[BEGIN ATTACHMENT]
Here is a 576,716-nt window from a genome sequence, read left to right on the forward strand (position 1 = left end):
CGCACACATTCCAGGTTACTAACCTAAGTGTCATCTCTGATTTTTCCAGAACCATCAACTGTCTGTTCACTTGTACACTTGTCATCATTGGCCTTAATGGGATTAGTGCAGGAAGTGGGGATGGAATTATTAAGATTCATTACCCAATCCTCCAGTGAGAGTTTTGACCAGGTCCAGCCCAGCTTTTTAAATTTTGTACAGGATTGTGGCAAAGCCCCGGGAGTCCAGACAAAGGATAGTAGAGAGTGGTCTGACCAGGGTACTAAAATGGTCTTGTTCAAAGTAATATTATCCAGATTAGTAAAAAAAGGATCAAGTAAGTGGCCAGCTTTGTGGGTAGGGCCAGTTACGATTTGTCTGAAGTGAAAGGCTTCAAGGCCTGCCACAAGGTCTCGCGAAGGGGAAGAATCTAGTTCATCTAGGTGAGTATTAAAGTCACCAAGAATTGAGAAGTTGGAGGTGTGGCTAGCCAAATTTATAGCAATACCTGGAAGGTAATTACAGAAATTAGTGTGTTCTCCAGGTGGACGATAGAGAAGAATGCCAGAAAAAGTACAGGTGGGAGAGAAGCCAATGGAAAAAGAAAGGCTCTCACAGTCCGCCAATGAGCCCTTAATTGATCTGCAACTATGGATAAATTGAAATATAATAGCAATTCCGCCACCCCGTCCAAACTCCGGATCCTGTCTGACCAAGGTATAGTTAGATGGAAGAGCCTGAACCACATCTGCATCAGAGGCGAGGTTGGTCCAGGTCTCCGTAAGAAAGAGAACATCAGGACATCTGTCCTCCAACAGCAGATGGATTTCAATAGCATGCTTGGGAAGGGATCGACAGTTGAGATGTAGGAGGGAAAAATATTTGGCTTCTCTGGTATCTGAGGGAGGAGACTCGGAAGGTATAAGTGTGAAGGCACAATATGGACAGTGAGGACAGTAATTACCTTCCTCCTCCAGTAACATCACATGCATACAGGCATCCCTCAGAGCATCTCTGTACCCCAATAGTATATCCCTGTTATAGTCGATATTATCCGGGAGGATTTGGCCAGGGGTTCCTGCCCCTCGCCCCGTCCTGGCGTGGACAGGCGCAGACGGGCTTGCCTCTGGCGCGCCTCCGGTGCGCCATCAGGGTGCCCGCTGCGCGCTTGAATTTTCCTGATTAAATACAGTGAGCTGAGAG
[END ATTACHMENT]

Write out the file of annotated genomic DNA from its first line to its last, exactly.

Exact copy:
Here is a 576,716-nt window from a genome sequence, read left to right on the forward strand (position 1 = left end):
CGCACACATTCCAGGTTACTAACCTAAGTGTCATCTCTGATTTTTCCAGAACCATCAACTGTCTGTTCACTTGTACACTTGTCATCATTGGCCTTAATGGGATTAGTGCAGGAAGTGGGGATGGAATTATTAAGATTCATTACCCAATCCTCCAGTGAGAGTTTTGACCAGGTCCAGCCCAGCTTTTTAAATTTTGTACAGGATTGTGGCAAAGCCCCGGGAGTCCAGACAAAGGATAGTAGAGAGTGGTCTGACCAGGGTACTAAAATGGTCTTGTTCAAAGTAATATTATCCAGATTAGTAAAAAAAGGATCAAGTAAGTGGCCAGCTTTGTGGGTAGGGCCAGTTACGATTTGTCTGAAGTGAAAGGCTTCAAGGCCTGCCACAAGGTCTCGCGAAGGGGAAGAATCTAGTTCATCTAGGTGAGTATTAAAGTCACCAAGAATTGAGAAGTTGGAGGTGTGGCTAGCCAAATTTATAGCAATACCTGGAAGGTAATTACAGAAATTAGTGTGTTCTCCAGGTGGACGATAGAGAAGAATGCCAGAAAAAGTACAGGTGGGAGAGAAGCCAATGGAAAAAGAAAGGCTCTCACAGTCCGCCAATGAGCCCTTAATTGATCTGCAACTATGGATAAATTGAAATATAATAGCAATTCCGCCACCCCGTCCAAACTCCGGATCCTGTCTGACCAAGGTATAGTTAGATGGAAGAGCCTGAACCACATCTGCATCAGAGGCGAGGTTGGTCCAGGTCTCCGTAAGAAAGAGAACATCAGGACATCTGTCCTCCAACAGCAGATGGATTTCAATAGCATGCTTGGGAAGGGATCGACAGTTGAGATGTAGGAGGGAAAAATATTTGGCTTCTCTGGTATCTGAGGGAGGAGACTCGGAAGGTATAAGTGTGAAGGCACAATATGGACAGTGAGGACAGTAATTACCTTCCTCCTCCAGTAACATCACATGCATACAGGCATCCCTCAGAGCATCTCTGTACCCCAATAGTATATCCCTGTTATAGTCGATATTATCCGGGAGGATTTGGCCAGGGGTTCCTGCCCCTCGCCCCGTCCTGGCGTGGACAGGCGCAGACGGGCTTGCCTCTGGCGCGCCTCCGGTGCGCCATCAGGGTGCCCGCTGCGCGCTTGAATTTTCCTGATTAAATACAGTGAGCTGAGAG